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Southern Illinois University Edwardsville
Jamaica Dental Mission Trip
by Nicole Wheeler SIUE Student Pharmacist, P3 SIUE SSHP Treasurer
This past summer I had the privilege to take part in the Jamaica Dental Mission Trip. The Jamaica dental mission aims to improve the oral health and wellbeing of underserved, underinsured, and uninsured Jamaican children and adults by providing access to care and building community relationships. This annual mission trip started in 2000 with dentists and dental students traveling to Jamaica every summer to provide oral exams and procedures free of charge. Since its initiation, the program has grown to include the SIUE School of Pharmacy in 2006. The collaboration with the pharmacy school added opportunities for the patients to be screened for other medical conditions such as hypertension and diabetes. In addition, the pharmacists and pharmacy students were able to provide medication, counseling, and contraceptives to any individual coming in for an oral exam. In 2017, a total of 57 volunteers traveled to Jamaica for seven days in July. These volunteers included twenty dental students and ten pharmacy students.
We arrived in Jamaica on Saturday to unpack, set up, and prepare for the upc
oming week at clinic. Each day of clinic we would leave the resort around 7:30 AM and arrive back around 7:00 PM. Depending on the clinic site, it was either a ten-minute or an hour drive. Once we arrived at the clinic, there was a debriefing to go over what took place the day before and what needed to be done that day. The dental students would prepare their chairs while we would set up the pharmacy. Every person that came in for a checkup would be seen by a pharmacy student first. We would go over their patient history, check their blood pressure, and check their glucose if they had diabetes. Next, the patient would go to triage to find out what dental work they would need before moving to the next open chair to have their procedures completed. After the dental students finished, each patient would return to the pharmacy to be given pain medication and any antibiotics as needed. Every patient received counseling on oral hygiene, medications, a toothbrush, toothpaste, and condoms. If a child came in, they would also receive a toy along with their toothbrush and toothpaste.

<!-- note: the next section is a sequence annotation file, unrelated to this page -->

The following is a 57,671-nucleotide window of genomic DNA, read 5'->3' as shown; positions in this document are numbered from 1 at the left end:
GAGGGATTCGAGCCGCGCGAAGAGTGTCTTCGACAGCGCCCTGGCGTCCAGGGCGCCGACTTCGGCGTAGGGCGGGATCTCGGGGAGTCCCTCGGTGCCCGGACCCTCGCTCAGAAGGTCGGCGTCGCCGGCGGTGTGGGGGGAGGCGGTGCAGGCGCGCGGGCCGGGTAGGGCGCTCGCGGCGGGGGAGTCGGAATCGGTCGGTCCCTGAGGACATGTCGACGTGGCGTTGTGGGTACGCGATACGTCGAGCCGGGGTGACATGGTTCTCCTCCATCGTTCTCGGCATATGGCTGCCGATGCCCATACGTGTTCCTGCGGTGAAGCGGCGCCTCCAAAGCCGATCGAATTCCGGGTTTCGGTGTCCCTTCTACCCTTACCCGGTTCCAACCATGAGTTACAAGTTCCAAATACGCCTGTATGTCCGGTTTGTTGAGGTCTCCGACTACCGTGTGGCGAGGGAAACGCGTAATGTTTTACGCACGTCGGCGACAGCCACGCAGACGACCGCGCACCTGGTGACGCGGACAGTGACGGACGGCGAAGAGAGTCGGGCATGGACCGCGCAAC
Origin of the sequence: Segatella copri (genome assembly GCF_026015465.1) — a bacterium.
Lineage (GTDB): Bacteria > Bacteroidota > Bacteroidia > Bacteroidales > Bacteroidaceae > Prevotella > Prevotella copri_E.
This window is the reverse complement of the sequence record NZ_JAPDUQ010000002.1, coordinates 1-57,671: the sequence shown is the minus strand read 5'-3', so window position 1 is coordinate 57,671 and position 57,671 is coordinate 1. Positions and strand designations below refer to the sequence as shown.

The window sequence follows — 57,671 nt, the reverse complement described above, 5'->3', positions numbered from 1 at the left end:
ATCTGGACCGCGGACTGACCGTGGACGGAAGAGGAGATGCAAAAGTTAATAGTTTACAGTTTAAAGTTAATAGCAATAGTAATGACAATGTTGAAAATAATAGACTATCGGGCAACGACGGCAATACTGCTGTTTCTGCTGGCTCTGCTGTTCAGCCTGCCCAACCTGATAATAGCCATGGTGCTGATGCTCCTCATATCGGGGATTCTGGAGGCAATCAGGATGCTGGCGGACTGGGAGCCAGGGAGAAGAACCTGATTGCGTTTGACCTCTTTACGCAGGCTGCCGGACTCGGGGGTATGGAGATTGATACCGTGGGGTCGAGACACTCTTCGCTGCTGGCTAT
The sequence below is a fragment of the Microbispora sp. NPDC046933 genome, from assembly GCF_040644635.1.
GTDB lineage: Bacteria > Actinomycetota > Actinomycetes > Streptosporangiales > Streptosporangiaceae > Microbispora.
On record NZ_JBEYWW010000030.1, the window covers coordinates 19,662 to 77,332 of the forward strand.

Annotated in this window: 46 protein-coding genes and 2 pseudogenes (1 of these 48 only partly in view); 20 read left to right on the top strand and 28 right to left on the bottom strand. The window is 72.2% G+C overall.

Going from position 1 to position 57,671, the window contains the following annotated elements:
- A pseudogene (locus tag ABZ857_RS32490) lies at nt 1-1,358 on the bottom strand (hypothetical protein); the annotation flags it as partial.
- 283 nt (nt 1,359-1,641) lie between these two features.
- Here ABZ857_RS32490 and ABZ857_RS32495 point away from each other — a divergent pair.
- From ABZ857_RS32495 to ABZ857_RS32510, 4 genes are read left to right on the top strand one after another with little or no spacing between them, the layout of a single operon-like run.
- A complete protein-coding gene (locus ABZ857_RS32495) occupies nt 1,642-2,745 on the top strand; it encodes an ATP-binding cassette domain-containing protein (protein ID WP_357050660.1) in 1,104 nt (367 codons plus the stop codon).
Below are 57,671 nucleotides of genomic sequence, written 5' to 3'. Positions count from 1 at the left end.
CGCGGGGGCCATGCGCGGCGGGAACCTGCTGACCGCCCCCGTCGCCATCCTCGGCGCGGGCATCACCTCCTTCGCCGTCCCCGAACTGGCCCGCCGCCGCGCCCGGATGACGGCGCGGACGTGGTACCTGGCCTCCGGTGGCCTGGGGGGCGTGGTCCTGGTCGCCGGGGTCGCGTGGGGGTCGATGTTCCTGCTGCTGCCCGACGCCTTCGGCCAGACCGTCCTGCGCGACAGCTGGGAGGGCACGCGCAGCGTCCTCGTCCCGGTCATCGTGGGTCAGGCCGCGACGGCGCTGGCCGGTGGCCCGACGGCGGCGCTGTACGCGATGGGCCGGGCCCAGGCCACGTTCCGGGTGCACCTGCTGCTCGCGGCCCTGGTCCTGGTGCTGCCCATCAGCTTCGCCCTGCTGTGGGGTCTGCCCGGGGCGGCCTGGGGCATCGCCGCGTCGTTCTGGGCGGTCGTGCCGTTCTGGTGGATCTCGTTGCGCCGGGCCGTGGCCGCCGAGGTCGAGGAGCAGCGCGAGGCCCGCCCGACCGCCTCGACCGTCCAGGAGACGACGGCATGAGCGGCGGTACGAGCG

During the four days at clinic, we screened and treated around 700 patients. To date, this mission trip has treated about 17,500 Jamaican residents. This year, the dental students
performed around 650 extractions and 400 fillings. Due to the relationships that have been made with the Jamaican community, some of these patients come back year after year to have an oral exam and health screening. This year we were even able to have a mobile bus parked outside one of the clinics for a day that performed HIV testing. This entire mission trip would not be possible without help from the local residents. This could include anything from cleaning up, cooking lunch, or helping to maintain the crowds waiting for their turn to be seen.
This experience was very eye-opening and one that I will remember forever. It was breathtaking to see the differences in our cultures. Every patient was genuine and very appreciative of everything that we were doing for them. I cannot even count how many hugs and thankful wishes I received from the patients I screened or counseled. Being in a different country helped me step out of my comfort zone. This trip also made me more comfortable when screening and counseling patients on their medical conditions and medications. I am very excited to travel back to Jamaica next year to learn even more about their culture and help many more patients!